Gemäldegalerie — Part 2

Having only got through a third of the Gamäldegalerie two Sundays ago, and having completely fallen in love with the Renaissance religious art, I couldn’t imagine going to any other museum or gallery this weekend. I also knew I wasn’t going to try and see all the remaining two-thirds, and that I was going to plonk down €100 and get a Jahreskarte. There’s three different Jahreskarten, from €25 for the Basic to the Classic Plus, which is what I got, which gives me access to all the permanent and temporary exhibitions with bonus “jump to the head of the queue” special powers (if you saw the photo of me on the card, you’d want to get me away quick as possible also) — very necessary for Museuminsel on the weekend.

I decided to walk through the first third again, to remind myself what I’d seen and where I was up to, and yes, my heart did indeed leap with joy on entering the first room. It’s fucking phenomenal; there’s no superlatives that can convey the quality and breadth of the works on display, nor the endlessness of it, more rooms, bigger and smaller, yet more again, and more further still. So, starting where I got up to last time, with Giovanni Battista Tiepolo’s Das Martyrium der hl. Agathe from 1755.

If the first third was transcendent, the second was … well, even better. I was over half-way through before I realised I was going back in time, from the late-18th century, working my way room by room back to the 13th, each side of the double horseshoe mirroring the other, rather than a linear progression, which pleased me no end, to finish with a sublime number of rooms of heavily gilded altarpieces. The coda to all that was a room of Botticelli. There’s no point wasting insufficient words on it.

Unlike last time, I remembered to turn off the filter on my camera, so it actually worked, though the glare from the atrium ceiling in the larger rooms smeared everything. Most of the paintings have a highly glossy finish, or are protected with glass, and many of them suffer from glare, particularly the darker ones, where any detail is lost from the unsympathetic light gushing down. What sucks for camera is just sad and disappointing for viewing. As for the glass, a couple looked like visitors had been rubbing their greasy heads against it. Some of the works are so massive, 4 or 5 metres high, you really need a ladder to appreciate them, or just grasp their vastness.

So, whereas the first third (which I previously saw) was German, Netherlands, and Flemish art from 13th to 17th centuries, followed by the several rooms of 17th century Netherlands art, the entire left side (ok, it’s not really a horseshoe, more of a ‘Q’ with a hole where the tail should be) is Italian art from 13th to 18th centuries across 23 exhibition spaces. There were many, many Mary with Childs, Hieronymouses, various martyrdoms, Jesuses (alive, dead, reborn), important and not so important apostles and holy people, so many more Marys it’s like that’s the only chance they got to see and be near a woman. Yes, they are beautiful, and seeing them all together helps me understand the monumental shift in art and culture over a few hundred years, but I was often far more attracted to the unknown portraits of men and women, real people with distinct faces, bodies, postures, the gazes of some of them, like Diego Veláquez’ Bildnis einer Dame, Charles Mellin’ Bildnis eines Mannes, Giovanni Battista Moroni’s Don Gabriel de la Cueva, Herzog von Alburquerque spanischer Gouverneur von Mailand, or Georges de la Tour’s Erbsen essendes Bauernpaar which is so magnificent I would steal it in an instant — actually I’d steal pretty much all of the ones I photographed if I had somewhere big enough to put them — the beauty and profundity of them makes me ache; let there never be an end to such art.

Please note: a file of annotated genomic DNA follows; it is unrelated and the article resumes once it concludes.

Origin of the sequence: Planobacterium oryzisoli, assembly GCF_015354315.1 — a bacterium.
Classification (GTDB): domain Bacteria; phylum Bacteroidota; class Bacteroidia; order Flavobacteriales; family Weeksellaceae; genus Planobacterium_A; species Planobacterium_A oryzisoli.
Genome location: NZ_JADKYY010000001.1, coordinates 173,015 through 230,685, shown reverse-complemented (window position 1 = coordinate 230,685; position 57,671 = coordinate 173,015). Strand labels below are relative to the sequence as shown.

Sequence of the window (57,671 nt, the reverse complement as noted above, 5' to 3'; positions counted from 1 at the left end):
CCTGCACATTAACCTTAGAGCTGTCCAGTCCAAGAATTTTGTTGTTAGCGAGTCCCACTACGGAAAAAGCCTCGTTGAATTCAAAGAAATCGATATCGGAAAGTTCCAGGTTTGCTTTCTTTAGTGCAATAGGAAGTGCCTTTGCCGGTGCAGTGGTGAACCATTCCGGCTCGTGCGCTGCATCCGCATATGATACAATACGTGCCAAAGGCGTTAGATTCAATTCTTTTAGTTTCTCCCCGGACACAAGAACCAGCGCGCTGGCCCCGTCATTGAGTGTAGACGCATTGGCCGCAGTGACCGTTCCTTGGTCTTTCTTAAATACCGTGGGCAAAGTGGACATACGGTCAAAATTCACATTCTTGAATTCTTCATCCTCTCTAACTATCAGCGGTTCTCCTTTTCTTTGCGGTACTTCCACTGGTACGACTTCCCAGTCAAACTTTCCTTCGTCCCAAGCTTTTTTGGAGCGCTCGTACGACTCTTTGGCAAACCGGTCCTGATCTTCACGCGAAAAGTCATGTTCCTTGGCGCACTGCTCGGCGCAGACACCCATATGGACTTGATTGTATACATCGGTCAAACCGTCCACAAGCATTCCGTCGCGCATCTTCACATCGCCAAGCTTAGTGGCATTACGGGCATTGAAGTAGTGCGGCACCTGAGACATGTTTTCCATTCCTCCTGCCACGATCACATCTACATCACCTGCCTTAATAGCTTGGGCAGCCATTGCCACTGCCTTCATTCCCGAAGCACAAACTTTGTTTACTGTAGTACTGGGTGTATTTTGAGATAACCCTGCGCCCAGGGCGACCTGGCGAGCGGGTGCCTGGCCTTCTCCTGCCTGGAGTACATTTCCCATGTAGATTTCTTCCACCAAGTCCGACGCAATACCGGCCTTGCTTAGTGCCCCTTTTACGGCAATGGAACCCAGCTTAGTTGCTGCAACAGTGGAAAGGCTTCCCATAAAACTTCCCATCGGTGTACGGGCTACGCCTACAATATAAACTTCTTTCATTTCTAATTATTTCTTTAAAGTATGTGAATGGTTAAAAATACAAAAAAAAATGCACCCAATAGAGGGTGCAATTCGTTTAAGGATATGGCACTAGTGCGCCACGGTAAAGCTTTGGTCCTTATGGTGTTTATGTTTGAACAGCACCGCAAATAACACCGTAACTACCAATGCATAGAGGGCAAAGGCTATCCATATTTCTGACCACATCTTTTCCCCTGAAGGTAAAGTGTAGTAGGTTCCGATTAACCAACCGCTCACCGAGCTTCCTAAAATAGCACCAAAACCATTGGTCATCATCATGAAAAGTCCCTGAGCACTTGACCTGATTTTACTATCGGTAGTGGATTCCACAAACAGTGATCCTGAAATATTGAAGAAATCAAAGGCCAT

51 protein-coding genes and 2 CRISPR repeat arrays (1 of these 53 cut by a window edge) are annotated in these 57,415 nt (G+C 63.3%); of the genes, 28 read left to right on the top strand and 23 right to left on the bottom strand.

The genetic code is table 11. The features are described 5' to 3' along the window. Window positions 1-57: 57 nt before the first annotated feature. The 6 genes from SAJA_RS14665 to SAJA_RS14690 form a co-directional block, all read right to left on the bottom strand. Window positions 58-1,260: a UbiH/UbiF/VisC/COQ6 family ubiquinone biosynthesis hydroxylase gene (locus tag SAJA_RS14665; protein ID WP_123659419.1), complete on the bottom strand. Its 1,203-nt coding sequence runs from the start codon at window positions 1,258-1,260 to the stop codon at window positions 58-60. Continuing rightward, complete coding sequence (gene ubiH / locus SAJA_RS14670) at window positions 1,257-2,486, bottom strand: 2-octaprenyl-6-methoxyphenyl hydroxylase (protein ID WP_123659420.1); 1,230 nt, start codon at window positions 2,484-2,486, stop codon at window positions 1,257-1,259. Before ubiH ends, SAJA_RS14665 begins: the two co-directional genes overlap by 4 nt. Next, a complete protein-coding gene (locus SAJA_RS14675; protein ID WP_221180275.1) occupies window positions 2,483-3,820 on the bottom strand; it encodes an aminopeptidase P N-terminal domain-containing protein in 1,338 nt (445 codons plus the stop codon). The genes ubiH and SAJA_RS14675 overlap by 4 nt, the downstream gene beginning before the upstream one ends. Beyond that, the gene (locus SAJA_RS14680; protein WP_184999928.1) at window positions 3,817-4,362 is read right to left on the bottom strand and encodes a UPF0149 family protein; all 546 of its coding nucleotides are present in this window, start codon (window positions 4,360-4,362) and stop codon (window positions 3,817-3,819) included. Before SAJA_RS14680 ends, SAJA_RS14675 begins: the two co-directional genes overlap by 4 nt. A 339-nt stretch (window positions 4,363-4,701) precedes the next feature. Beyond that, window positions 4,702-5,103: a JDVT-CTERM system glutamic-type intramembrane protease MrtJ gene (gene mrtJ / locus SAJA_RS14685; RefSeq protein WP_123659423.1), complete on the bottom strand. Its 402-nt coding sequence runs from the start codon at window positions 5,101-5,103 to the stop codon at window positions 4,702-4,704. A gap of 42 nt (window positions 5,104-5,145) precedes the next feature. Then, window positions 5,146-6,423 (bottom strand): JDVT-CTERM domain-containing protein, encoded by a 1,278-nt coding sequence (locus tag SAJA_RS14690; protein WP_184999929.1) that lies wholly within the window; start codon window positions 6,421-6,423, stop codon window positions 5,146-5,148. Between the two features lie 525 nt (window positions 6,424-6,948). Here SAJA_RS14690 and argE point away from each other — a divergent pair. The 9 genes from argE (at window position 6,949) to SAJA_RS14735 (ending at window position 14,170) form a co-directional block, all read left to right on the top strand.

I am now two-thirds of the way through, more really, four-fifths, with ‘only’ the temporary exhibitions to go. I got a bit carried away with photos; I couldn’t decide which to show, so I end up with about half of them here. They do the paintings no justice. The depth of the light, the pigments, the brushwork, the frames also, the shift and change when moving closer or further away, the actual colours, hues, tones, shadows, the direction of the light especially, all this is only partially and incompletely, inadequately captured and seen in a photograph. The Gemäldegalerie, yes, worth going three times in a month. It’s going to be very difficult to see a museum better than this (yes, I have no critical perspective when it comes to museums, I love them all, but still …)

Oh yes, the audio guide! Brilliant! It’s why it takes so long to get through all the rooms. I only wish there was more. And the shop is rather good also, though it didn’t have many posters and I was hoping for at least a half dozen of various works to take home.